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Flush patch for elastomeric implant shell

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Flush patch for elastomeric implant shell


An elastomeric prosthetic breast implant is provided having a shell and a patch forming a flush interface with the shell and no sudden surface steps on both interior and exterior surfaces of the shell.
Related Terms: Breast Implant

Browse recent Allergan, Inc. patents - Irvine, CA, US
Inventor: David J. Schuessler
USPTO Applicaton #: #20120303120 - Class: 623 8 (USPTO) - 11/29/12 - Class 623 
Prosthesis (i.e., Artificial Body Members), Parts Thereof, Or Aids And Accessories Therefor > Breast Prosthesis >Implantable

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The Patent Description & Claims data below is from USPTO Patent Application 20120303120, Flush patch for elastomeric implant shell.

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RELATED APPLICATION

This application is a continuation of U.S. patent application Ser. No. 13/288,885, filed Nov. 3, 2011, which is a divisional of U.S. patent application Ser. No. 12/431,070, filed Apr. 28, 2009, now issued as U.S. Pat. No. 8,070,809, which claims the benefit of U.S. Provisional Patent Application No. 61/038,919, filed on Apr. 28, 2008, the entire disclosures of which are incorporated herein by this specific reference.

FIELD OF THE INVENTION

The present invention relates to patches for elastomeric implants and, more particularly, to devices and methods for forming a patch flush with an elastomeric implant shell.

BACKGROUND OF THE INVENTION

Implantable prostheses are commonly used to replace or augment body tissue. In the case of breast cancer, it is sometimes necessary to remove some or all of the mammary gland and surrounding tissue that creates a void that can be filled with an implantable prosthesis. The implant serves to support surrounding tissue and to maintain the appearance of the body. The restoration of the normal appearance of the body has an extremely beneficial psychological effect on post-operative patients, eliminating much of the shock and depression that often follows extensive surgical procedures. Implantable prostheses are also used more generally for restoring the normal appearance of soft tissue in various areas of the body, such as the buttocks, chin, calf, etc.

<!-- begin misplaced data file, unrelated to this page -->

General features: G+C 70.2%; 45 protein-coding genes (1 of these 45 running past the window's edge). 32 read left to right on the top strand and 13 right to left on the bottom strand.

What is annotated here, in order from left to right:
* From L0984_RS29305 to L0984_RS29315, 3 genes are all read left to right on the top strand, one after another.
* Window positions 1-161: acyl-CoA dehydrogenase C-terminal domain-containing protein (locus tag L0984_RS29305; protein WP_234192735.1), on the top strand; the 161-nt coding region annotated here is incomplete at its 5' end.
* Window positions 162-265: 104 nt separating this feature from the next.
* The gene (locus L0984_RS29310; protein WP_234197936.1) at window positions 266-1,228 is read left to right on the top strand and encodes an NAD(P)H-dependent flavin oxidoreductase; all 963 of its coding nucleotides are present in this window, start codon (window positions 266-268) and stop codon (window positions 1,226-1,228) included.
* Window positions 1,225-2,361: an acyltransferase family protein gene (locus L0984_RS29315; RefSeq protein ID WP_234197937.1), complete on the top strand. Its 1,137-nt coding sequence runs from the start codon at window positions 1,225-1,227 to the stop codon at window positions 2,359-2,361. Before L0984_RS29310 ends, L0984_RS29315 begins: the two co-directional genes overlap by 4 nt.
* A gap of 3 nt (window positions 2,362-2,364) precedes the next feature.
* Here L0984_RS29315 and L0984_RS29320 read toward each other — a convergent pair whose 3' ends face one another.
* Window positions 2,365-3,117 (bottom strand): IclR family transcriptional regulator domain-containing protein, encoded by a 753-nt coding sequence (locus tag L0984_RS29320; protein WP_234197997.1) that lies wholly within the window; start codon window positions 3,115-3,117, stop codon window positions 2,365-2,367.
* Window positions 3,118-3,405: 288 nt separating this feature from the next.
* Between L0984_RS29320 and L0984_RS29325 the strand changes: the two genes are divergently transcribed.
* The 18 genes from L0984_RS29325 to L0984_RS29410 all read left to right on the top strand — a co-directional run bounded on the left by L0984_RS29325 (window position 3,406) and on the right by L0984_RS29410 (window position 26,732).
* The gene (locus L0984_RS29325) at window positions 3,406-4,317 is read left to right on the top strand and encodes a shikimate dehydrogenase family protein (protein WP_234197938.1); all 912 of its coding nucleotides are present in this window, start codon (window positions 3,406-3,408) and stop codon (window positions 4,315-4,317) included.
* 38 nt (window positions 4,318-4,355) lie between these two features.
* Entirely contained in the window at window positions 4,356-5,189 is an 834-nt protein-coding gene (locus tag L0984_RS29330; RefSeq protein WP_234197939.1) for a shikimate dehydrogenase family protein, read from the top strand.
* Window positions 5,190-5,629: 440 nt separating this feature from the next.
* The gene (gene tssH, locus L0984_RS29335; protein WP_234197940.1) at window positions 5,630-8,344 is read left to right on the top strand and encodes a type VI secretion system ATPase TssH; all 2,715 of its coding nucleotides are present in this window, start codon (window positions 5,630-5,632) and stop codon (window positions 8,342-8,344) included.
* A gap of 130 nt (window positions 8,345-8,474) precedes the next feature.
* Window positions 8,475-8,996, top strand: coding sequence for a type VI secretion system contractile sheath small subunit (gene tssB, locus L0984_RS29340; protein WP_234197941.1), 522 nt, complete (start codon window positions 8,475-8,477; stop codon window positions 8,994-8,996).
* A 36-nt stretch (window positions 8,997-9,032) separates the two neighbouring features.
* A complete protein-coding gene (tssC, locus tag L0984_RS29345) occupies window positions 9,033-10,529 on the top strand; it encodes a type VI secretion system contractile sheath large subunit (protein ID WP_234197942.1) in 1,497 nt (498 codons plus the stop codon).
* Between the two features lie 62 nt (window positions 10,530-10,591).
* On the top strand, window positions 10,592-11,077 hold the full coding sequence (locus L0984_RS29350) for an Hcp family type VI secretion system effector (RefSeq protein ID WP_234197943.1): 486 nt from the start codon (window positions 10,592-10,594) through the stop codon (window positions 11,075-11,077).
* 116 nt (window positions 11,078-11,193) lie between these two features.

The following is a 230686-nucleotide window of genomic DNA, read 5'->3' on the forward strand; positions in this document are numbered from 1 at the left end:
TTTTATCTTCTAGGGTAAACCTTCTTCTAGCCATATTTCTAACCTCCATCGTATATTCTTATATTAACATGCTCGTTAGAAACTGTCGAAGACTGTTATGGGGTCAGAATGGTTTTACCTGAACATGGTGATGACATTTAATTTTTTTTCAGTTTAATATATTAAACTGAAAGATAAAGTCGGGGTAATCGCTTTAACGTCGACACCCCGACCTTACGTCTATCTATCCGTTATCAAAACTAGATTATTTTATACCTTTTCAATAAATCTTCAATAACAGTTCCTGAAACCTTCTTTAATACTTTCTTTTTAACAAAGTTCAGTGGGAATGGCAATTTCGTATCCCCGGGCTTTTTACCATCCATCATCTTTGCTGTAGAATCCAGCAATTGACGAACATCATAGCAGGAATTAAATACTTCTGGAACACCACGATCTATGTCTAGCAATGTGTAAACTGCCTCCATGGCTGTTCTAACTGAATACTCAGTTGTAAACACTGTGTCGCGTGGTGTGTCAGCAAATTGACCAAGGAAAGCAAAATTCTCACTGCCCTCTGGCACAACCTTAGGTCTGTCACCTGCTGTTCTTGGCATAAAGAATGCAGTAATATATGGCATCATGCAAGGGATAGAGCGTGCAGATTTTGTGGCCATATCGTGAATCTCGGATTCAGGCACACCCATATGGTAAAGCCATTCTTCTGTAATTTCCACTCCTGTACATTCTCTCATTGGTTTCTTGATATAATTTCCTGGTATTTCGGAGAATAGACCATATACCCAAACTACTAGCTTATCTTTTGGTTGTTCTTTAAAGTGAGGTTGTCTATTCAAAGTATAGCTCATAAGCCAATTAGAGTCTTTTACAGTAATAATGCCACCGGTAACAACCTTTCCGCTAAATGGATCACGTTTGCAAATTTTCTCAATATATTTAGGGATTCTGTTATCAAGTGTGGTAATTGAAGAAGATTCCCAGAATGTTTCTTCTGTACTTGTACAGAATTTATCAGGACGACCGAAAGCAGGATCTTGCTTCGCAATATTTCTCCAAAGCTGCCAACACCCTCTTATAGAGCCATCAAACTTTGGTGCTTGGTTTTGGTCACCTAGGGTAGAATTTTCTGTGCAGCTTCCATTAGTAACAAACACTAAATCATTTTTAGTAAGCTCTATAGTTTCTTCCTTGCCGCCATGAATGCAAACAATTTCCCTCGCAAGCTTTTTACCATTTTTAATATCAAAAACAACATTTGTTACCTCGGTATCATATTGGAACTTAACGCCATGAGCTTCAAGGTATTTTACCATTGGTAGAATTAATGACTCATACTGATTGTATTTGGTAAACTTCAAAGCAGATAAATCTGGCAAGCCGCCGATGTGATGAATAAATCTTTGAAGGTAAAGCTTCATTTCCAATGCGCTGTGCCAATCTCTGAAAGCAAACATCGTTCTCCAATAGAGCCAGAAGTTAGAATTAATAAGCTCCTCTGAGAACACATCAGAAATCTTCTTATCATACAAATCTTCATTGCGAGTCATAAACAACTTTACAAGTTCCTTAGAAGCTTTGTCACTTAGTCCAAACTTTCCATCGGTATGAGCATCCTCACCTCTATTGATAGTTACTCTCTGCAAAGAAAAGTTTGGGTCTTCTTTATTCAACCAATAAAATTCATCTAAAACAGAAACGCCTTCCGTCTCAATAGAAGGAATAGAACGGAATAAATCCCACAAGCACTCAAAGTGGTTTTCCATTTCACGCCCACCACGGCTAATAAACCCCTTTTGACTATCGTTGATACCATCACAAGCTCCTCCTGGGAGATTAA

Soft implantable prostheses typically include a relatively thin and quite flexible envelope or shell made of vulcanized (cured) silicone elastomer. The shell is filled either with a silicone gel or with a normal saline solution. The filling of the shell takes place before or after the shell is inserted through an incision.

One process for forming flexible implant shells for implantable prostheses and tissue expanders involves dipping a suitably shaped mandrel into a silicone elastomer dispersion. The outer silicone elastomer shell may have an anatomical configuration, in this case matching the breast, and comes off the mandrel with a shell hole. A patch over the shell hole typically includes an uncured portion directly over the hole and a cured portion covering that and adhered to the inner surface of the shell. The patch is cured and then the hollow interior of the shell is filled with an appropriate gel via a needle hole in the patch. The needle hole in the patch is then sealed with a silicone adhesive and the implant oven cured to achieve cross-linking of the gel.

Another process for forming implant shells is rotational molding, such as the system and methods described in U.S. Patent No. 6,602,452 to Schuessler. The process also results in a flexible implant shell having a hole that requires a patch.

Patches for flexible implant shells are sized larger than the manufacturing hole to provide some bonding area. The overlap of the patch on the shell results in a slight surface step on the inside or outside of the shell which may be noticeable in the finished product, which is undesirable. Also, such a palpable step or discontinuity may irritate tissue in contact with the exterior of the implant.

Despite many advances in the construction of soft prosthetic implant shells, there remains a need for a smoother joint between a patch and a manufacturing hole in the implant shell.

SUMMARY

OF THE INVENTION

In accordance with the present invention, a hollow medical implant comprises an elastomeric hollow shell having a contiguous and consistent wall except in an access region, and a patch extending thereacross. The patch is securely bonded to the shell and a peripheral edge of the patch and the shell cooperate to form a flush interface with no surface steps on both interior and exterior surfaces of the implant.